Northern Canada has never been regarded as a biodiversity hotspot, due to the widely-accepted belief that tropical areas contain most of the world’s biodiversity, while concentration dwindles toward the Earth’s poles. However, a new report by the Boreal Songbird Initiative and Ducks Unlimited would like to overhaul that understanding to reflect Canada’s biological clout.
The report highlights some locations that demonstrate the sheer number of animals in Canada’s boreal forest, such as northern British Columbia’s Sacred Headwaters and Caribou House, which straddles northern Labrador and Quebec.
Jeff Wells, director of science policy for the Boreal Songbird Initiative, says that Canada hosts biological phenomena rarely seen anywhere else on the planet. It has been estimated that the boreal forest hosts about one to three billion nesting birds.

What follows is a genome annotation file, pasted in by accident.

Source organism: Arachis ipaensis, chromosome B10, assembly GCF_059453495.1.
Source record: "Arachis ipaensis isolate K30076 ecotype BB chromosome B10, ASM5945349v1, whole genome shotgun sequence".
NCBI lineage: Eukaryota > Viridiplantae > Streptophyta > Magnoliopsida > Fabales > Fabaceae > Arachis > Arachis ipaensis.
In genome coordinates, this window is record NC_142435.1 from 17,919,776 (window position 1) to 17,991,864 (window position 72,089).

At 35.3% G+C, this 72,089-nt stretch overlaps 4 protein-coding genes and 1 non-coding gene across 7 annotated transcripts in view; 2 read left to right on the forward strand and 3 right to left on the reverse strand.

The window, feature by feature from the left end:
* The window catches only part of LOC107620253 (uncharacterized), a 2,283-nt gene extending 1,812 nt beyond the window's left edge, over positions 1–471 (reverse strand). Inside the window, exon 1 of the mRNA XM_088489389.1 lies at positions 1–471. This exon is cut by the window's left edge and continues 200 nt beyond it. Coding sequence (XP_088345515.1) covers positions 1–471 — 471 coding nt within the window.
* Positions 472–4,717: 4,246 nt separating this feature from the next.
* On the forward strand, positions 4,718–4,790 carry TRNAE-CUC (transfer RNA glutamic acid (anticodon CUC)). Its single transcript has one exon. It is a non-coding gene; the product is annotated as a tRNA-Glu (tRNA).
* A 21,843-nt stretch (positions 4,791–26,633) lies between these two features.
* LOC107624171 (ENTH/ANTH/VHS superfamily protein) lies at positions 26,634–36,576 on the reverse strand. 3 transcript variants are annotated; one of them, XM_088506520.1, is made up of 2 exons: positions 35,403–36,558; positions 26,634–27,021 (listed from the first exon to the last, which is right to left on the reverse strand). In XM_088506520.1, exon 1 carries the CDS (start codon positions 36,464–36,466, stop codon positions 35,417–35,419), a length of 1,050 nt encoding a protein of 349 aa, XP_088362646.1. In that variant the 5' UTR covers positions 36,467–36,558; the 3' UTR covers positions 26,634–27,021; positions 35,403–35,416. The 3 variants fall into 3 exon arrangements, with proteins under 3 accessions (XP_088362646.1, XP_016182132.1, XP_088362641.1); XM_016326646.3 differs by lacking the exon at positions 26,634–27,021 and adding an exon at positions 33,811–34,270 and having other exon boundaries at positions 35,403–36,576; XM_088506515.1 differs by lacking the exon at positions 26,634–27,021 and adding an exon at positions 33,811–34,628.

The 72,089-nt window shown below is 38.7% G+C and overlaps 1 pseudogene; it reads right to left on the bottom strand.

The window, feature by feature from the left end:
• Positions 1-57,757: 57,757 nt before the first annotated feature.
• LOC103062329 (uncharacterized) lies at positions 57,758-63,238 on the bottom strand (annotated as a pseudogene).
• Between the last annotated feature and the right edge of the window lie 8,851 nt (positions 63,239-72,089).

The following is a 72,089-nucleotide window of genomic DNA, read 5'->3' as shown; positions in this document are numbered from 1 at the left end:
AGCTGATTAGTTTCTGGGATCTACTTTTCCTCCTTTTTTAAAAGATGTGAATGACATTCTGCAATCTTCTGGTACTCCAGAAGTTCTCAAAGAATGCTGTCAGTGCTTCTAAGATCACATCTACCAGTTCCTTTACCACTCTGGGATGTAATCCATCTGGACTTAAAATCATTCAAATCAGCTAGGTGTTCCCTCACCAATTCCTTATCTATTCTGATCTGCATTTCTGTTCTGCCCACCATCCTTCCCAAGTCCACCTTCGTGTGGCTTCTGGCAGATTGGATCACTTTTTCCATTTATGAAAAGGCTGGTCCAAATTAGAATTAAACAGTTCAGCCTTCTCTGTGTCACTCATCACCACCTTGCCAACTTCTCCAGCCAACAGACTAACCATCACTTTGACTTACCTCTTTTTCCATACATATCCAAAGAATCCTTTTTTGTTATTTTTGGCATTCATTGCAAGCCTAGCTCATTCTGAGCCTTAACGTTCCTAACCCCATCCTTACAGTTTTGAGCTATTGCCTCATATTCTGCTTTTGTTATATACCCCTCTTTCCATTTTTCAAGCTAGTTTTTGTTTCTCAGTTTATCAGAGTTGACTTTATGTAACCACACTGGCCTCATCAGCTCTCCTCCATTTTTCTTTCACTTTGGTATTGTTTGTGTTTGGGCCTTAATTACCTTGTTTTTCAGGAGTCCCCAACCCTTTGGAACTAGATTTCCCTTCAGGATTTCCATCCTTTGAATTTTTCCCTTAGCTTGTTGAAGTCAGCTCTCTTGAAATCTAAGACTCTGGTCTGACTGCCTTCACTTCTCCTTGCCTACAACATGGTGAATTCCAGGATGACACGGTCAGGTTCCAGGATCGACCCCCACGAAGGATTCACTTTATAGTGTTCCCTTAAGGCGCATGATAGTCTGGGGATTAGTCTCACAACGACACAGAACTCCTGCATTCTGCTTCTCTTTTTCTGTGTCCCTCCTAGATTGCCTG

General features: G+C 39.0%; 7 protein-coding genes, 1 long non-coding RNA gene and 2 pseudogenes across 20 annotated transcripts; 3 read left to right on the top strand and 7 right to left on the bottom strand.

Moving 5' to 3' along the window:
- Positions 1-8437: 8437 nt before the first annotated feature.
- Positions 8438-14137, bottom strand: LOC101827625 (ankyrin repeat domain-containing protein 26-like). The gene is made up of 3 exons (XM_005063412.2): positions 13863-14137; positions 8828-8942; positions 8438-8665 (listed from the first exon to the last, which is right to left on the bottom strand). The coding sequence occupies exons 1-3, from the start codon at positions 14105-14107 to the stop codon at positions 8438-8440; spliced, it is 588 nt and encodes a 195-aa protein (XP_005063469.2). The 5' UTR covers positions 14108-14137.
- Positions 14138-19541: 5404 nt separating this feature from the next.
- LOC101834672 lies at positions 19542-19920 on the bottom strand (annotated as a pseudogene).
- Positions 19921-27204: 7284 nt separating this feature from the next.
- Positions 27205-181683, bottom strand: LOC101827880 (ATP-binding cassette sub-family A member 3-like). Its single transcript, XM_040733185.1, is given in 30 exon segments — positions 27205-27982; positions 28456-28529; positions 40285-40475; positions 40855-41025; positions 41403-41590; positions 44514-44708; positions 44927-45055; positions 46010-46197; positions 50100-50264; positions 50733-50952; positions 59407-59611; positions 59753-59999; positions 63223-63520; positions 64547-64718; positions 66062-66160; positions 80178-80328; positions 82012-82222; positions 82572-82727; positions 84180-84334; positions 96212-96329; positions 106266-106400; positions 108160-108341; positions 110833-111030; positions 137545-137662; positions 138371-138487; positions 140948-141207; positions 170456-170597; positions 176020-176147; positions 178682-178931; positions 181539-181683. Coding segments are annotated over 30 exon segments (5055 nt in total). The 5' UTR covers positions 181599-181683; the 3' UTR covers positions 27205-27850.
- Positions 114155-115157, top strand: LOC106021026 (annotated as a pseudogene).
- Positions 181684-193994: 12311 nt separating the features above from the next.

“We still have massive migrations of caribou across the boreal region,” he says. “Throughout most of the world, predator populations are endangered, but we still have healthy populations in Canada. Even the intact nature of the habitat here is a rare global feature.”
Besides the phenomena native to Canada, migratory species that make their summer homes in Canada, such as some species of warblers, are key pieces of the biodiversity credited to tropical regions. In their winter migrations, he explains, the millions of warblers play a significant part in plant pollination down south.
What the report suggests is that biodiversity is about more than just the number of species in a region, and that high-latitude locations can play huge roles in maintaining the planet’s overall biodiversity.
What the report suggests is that biodiversity is about more than just the number of species in a region. It is also about the unique behaviours, rare migrations, intact ecosystems and other high-latitude specialties that play an important role in maintaining the planet’s overall biodiversity.